Just looking at what Greg is showing, I'm thinking it might take me 3-4 hours to make two of these parts in my manual only hobby machine shop (and I could be way off). I am interested in hearing how long it should take in a for profit job shop by a competent machinist.

Tim

macona
10-16-2011, 10:06 PM
Depends on what the job shop has in the way of machines. If they have a CNC lathe with live tooling and a Y axis, well, assuming it can all be done in conversational he could probably program the part in a half hour, set up tooling and cut two in another hour. Figure $125 an hour.

About the same here at home on my equipment. Slice off a piece in the lathe, face, turn the groove, drill the hole, part, flip and face. Make a fixture to hold the part in the mill for the face groove. Set up the indexer with the external jaws for the six holes. 1-1/2 to 2 hrs. And I charge $75 an hour.

Tait
10-16-2011, 11:41 PM
I'm curious (if it's not a secret): What are the parts for?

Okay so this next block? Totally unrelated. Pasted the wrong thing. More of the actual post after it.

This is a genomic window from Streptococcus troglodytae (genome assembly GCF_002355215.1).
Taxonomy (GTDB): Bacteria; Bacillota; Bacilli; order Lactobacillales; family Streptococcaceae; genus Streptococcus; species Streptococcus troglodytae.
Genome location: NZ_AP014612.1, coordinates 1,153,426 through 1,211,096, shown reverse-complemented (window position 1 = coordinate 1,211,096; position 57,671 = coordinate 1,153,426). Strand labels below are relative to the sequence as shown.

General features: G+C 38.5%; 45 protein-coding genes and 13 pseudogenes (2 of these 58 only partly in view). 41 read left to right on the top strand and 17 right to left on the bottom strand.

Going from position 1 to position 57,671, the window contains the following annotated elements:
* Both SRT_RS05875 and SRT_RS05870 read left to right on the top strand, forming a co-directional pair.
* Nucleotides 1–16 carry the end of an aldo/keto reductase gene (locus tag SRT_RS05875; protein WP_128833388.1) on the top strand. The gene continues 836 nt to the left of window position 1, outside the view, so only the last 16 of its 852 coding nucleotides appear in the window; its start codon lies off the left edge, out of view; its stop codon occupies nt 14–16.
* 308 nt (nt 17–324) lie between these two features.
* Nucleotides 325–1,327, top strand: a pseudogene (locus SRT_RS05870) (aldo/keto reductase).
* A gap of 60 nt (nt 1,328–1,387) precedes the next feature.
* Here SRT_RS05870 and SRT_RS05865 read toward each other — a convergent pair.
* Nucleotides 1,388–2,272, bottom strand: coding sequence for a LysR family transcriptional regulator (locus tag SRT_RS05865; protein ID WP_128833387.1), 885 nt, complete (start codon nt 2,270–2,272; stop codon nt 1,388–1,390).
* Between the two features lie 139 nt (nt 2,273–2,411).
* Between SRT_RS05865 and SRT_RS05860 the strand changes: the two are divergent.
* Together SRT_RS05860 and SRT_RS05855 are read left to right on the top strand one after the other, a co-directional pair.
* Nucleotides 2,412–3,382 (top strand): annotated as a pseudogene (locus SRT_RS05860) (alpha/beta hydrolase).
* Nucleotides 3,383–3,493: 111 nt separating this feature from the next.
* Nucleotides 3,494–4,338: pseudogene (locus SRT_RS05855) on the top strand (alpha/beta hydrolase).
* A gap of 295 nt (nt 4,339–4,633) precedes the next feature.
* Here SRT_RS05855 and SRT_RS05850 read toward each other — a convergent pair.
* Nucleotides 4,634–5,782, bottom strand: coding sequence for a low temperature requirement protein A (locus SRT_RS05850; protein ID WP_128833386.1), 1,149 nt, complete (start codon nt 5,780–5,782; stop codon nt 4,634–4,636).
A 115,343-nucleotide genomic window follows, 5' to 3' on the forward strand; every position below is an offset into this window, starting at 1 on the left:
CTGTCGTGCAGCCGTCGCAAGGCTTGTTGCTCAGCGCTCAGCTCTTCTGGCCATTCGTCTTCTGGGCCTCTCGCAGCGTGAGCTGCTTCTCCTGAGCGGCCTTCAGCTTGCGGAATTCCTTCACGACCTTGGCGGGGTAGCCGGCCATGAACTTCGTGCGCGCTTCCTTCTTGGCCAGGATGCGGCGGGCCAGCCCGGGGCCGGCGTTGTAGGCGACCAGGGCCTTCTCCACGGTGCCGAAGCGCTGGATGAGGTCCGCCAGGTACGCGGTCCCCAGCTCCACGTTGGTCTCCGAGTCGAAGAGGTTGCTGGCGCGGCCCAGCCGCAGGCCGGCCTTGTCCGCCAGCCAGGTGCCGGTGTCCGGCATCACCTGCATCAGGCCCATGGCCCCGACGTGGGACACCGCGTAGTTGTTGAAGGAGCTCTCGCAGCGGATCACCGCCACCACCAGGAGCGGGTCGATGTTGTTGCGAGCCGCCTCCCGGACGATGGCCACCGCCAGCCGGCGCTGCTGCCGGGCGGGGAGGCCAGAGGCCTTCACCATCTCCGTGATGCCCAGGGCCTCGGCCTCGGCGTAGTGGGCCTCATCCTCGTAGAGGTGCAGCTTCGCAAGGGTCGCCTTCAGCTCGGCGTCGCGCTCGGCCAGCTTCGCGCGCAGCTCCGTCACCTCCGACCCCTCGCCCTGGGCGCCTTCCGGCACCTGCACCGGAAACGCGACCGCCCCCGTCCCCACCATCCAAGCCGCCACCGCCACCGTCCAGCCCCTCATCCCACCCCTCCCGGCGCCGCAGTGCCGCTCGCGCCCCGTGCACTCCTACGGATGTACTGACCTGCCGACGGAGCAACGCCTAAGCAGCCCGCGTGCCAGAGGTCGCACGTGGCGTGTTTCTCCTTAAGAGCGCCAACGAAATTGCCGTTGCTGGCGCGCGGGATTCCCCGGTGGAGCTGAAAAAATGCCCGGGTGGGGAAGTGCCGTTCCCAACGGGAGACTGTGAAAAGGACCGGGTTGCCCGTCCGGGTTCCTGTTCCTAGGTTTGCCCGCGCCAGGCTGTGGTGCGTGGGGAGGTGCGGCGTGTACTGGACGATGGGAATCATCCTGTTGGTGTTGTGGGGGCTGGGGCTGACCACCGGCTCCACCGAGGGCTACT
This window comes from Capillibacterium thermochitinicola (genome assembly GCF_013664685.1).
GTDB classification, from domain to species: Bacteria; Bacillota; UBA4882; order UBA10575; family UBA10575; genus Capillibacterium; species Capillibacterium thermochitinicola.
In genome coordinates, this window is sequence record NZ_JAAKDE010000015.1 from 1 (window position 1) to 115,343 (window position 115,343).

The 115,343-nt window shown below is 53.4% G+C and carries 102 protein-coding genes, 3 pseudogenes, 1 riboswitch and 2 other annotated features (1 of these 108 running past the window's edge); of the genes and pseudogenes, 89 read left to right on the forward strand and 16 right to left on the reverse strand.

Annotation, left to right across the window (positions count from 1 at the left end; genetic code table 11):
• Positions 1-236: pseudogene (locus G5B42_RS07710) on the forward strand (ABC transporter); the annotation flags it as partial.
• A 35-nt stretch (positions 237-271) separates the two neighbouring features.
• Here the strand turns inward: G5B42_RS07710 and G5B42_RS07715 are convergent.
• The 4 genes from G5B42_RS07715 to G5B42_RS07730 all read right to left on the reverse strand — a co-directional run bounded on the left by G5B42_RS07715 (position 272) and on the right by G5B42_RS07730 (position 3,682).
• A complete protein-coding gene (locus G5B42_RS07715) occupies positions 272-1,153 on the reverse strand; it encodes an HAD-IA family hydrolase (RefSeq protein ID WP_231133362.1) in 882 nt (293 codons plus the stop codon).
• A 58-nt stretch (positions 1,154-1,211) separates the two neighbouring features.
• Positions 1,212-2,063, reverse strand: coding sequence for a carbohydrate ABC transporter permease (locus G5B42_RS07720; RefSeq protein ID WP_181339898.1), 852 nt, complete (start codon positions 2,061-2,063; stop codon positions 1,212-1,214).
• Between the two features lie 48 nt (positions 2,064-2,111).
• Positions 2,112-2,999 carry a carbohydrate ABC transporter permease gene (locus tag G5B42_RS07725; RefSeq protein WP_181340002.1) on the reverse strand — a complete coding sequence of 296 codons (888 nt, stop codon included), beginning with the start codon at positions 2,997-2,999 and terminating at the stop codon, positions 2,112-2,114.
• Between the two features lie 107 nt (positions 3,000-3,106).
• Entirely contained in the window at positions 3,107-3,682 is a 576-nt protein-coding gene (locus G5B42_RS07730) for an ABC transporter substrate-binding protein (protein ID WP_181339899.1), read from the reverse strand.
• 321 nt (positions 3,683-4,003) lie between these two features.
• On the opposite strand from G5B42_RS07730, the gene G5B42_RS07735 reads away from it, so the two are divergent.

J Tiers
10-17-2011, 12:05 AM
MAKING them takes not *too* much time....... but SETTING UP will be more than $25.

2 mill setups (slot and DH for drilling), two lathe setups, assuming cutoff and subsequent face to length, since cutoff is not (for me) accurate and clean at 2"+ diameter.

If you have the "daylight" the slot might be a "tip-up" of the DH. (I don't)

You can get these for a low cost each if you want a few thousand of them.......... One-off from a general purpose shop, not so cheap

danlb
10-17-2011, 12:22 AM
I'd be disqualified at the following part of the spec:

0.5" wide x 0.03125" deep slot cut across the face

The tolerances are not specified, but I can't get close to 5 decimals of precision.

Dan

Duffy
10-17-2011, 01:09 AM